Now that the proverbial dust has finally settled and everyone has appropriately cycled through the five stages of grief—denial, anger, depression, bargaining and acceptance—it’s time to talk real talk about Google’s plans for advertising tracking and measurement in Chrome post-third-party tracking cookie.
But first I’d like to alleviate your fears. This is really not the end of advertising. As we know it, yes, but the end—certainly not.
The industry’s reliance on the tool has greatly outlived its days. AdMonsters Editorial Director Gavin Dunaway recently detailed the troubles that finally caught up with the cookie to emphasize this fact.
And at the same event, Keynote Amanda Martin, VP of Enterprise Partnerships, Goodway Group, stressed that a cookieless future was a perfect opportunity for publishers to lead the way and get better at organizing their first-party data.
In the new world, we’ve been told that identity resolution will help the industry achieve its goals. Or perhaps that even Unified IDs, with email hashing as the road that leads you there. There’s also been talk about semantic contextual targeting as an option, along with many others. All worthy solutions for sure, but they all beg the question, “What will measurement look like?”
What Will Google Do?
Of course Google won’t leave everyone hanging. They have a plan. And just in case you haven’t heard, it’s called the Privacy Sandbox—a proposal for a series of browser APIs intended to secure users’ privacy while also enabling advertising tracking and measurement.
- Aggregated Reporting API – intended to measure ad performance with advanced features like frequency capping
- Conversion Measurement – would enable ad tech vendors to measure and report on advertising conversions and performance based on clicks
- FloC – creates segments of users based on browsing behaviors
- PIGIN – tracks users interests and combines them into interest groups (is being replaced with TURTLEDOVE)
- Privacy Budget – would limit the amount of information a website can access about an individual (this might also control the signals that a site has access to)
- Privacy Model for the Web – would allow some third parties to access a first-party identity
- Trust Token API – would aid in detecting and preventing ad fraud by separating users into Trusted and Untrusted groups
- Willful IP Blindness – would provide a mechanism for HTTP applications to blind themselves to IP address and other identifying network information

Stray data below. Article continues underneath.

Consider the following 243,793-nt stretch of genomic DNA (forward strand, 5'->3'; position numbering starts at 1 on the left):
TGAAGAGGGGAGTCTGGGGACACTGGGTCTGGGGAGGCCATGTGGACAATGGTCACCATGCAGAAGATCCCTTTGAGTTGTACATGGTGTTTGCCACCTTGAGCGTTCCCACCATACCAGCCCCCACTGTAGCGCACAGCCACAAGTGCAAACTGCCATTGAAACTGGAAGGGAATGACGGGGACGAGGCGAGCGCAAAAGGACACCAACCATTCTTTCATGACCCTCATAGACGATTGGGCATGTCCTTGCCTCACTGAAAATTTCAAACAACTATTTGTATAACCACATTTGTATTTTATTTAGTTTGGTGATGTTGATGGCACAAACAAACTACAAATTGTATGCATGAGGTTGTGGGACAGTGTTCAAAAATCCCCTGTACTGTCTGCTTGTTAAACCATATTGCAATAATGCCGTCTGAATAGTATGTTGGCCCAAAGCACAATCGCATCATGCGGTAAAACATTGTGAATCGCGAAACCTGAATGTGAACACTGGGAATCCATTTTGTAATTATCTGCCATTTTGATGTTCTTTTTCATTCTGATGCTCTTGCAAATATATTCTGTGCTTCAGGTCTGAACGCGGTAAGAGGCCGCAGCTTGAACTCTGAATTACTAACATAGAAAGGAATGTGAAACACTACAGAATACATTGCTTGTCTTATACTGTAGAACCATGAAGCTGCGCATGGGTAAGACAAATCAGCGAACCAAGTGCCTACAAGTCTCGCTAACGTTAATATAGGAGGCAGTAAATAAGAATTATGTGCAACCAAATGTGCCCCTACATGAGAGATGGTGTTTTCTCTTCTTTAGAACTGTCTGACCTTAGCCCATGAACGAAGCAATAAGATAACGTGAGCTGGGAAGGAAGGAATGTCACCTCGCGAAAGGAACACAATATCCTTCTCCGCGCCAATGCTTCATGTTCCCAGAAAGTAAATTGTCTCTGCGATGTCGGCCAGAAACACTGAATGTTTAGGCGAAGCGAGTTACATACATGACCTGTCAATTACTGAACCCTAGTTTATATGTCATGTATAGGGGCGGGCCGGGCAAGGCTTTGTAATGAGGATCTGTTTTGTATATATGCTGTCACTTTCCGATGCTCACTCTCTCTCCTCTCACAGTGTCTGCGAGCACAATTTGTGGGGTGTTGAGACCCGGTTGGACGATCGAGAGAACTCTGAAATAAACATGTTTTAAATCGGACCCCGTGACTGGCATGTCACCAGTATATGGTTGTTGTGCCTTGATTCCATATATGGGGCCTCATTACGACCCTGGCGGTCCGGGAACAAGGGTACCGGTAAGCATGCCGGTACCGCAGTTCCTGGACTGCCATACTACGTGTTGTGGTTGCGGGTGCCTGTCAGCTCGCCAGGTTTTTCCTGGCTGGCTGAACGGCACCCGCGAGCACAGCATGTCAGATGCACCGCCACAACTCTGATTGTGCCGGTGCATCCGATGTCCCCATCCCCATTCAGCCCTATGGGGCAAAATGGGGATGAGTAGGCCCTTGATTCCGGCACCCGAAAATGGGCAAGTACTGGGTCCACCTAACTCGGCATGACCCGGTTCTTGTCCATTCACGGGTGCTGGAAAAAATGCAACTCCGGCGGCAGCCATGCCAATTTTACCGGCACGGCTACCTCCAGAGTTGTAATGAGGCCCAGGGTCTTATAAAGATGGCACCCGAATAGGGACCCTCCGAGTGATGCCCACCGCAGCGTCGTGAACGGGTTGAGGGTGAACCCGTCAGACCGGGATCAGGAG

- First Party Sets – would allow publishers with multiple domains to declare themselves as a single first-party
- TURTLEDOVE – Two Uncorrelated Requests, Then Locally-Executed Decision On Victory (TURTLE-DOV) is intended to move ad auction logic from remote servers the local browser so that the browser stores user ’s interests and serves ads based on those interests solely
While it’s currently unclear how all of this will work, the Privacy Sandbox is meant to enable buyers and sellers—and their intermediaries—to load data in and then pull out aggregate results.
With sunsetting the third-party tracking cookie, as well as making updates to the default state of SameSite cookies, Google’s overall intent is to provide users with greater privacy control by storing all of a user’s data at the browser level. The goal is also to ensure that programmatic can continue to flourish.
But a large concern across the industry is whether the walled garden will become even more powerful in its advertising market share dominance, requiring everyone to load all of their data related to their campaigns into the sandbox. Some also worry that ultimate survival on the new frontier will mean relying on Google’s first-party logged in data across the web as a means of reaching scale, without any real access to audience data.
In a recent webinar, Adam Solomon, CMO, Lotame did his best to qualm everyone’s fears, stating that the Privacy Sandbox Proposals are an open standard, which means everyone in the industry can have a say.
Over at Lotame, you’ll find a set of useful resources, including a Fact Check Briefing Webinar, invitation to a Linkedin Group and an infographic, to further guide your understanding of Google’s Privacy Sandbox.